Global pollution and climate change impact everyone, most notably the most vulnerable. Institutional violence, murderous practices, and unsubstantiated criminalization against people of color, immigrants, and refugees are affected in the name of all of us in society. This fabrication shapes how we live. Corruption, hypocrisy, and narrow self-interest undercut sociality to the demise of us all. Recall Thatcher’s insistence that there is no such entity as society, only individuals and their families. Courageous citizens — often the youth — have been concerned to speak out against these rampant injustices. Academics especially have an institutional platform, resources, rhetorical skill, and domain expertise, and so have special responsibility to speak out against these injustices and to support the critical work of those on the ground seeking to ensure a decent and dignified life for all, and especially for the most vulnerable.
To conclude, I’d like to return to an important phrase you used previously, “working for justice.” What do you understand justice to mean? And how might it help us rethink more ethical and peaceful relations among the world’s peoples?
By justice, I mean, minimally, a commitment to the dignified and decent conditions for all to live fulfilled lives. It follows that a fulfilled life for one, whether individual, group, or state, should not be achieved at the expense or on the backs of others. That the world today is so thoroughly interconnected and co-dependent, that human life is one of deep relationality, entails that in fulfilling our own lives we are bound to enable the same possibility for all others. Each of us is defined by the same baseline that should acknowledge the human, economic, and political rights irrespective of individual or collective background. Individuals or groups might be fulfilled differently. But at a general level the pursuit of justice and peace will be measured in light of whether these baseline rights and the dignity and capacity to live decent lives of people affected by one’s actions are fully respected. Which is to say are fully considered in and on their own and not imposed terms.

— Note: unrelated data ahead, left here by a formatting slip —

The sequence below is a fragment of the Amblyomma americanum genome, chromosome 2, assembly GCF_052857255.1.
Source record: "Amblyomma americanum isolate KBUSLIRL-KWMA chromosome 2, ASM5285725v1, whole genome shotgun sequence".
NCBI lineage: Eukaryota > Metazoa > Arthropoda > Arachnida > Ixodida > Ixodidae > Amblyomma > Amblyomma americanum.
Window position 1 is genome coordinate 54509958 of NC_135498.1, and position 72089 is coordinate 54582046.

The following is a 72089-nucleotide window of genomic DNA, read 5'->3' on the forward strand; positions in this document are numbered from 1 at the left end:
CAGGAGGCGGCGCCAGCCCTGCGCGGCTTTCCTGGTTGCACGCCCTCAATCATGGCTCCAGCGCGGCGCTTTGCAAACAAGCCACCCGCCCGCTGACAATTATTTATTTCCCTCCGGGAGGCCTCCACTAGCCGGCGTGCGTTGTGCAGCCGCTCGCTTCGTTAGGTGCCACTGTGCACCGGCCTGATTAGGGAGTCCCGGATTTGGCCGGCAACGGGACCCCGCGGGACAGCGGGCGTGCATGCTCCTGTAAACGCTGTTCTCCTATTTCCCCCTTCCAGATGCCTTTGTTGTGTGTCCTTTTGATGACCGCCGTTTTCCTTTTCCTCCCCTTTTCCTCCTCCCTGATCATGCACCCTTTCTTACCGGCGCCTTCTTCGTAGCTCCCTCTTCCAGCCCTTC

Given social conditions inherited historically and exacerbated today in both their local and global relations, any commitment to pursuing justice now must attend to considerations of repair. Reparation, as Achille Mbembe most notably has made clear, need not be narrowly construed to focus simply on a question of “returns.” If we consider it rather in broader terms, repair has to do with remaking and reconstituting, a putting together and a making whole. Repair as return assumes that in some prior state things were as they should have been, that justice somehow prevailed, or even if it did in part that we could now somehow magically return to a disappeared state. Repair as remaking, as a reconstituting, is a commitment to establishing the grounds for making things together in a way in which the interests of all would have equal voice in the design and (re-)construction. Here the commitment is to (re-)making a world together, fully, where those hitherto set aside are recentered in the reconstituting. It is this sense of justice that I see serving as a horizon for which to strive, to reach for a co-constituting world in which in our complex of entanglements we can all live dignified, peaceful lives together.
Brad Evans is a political philosopher, critical theorist, and writer, who specializes on the problem of violence. He is the founder/director of the Histories of Violence project, which has a global user base covering 143 countries.
Artwork: Chantal Meza, “Génesis”. Oil on Cedar. Museo de Guadalupe, Zacatecas. (2017)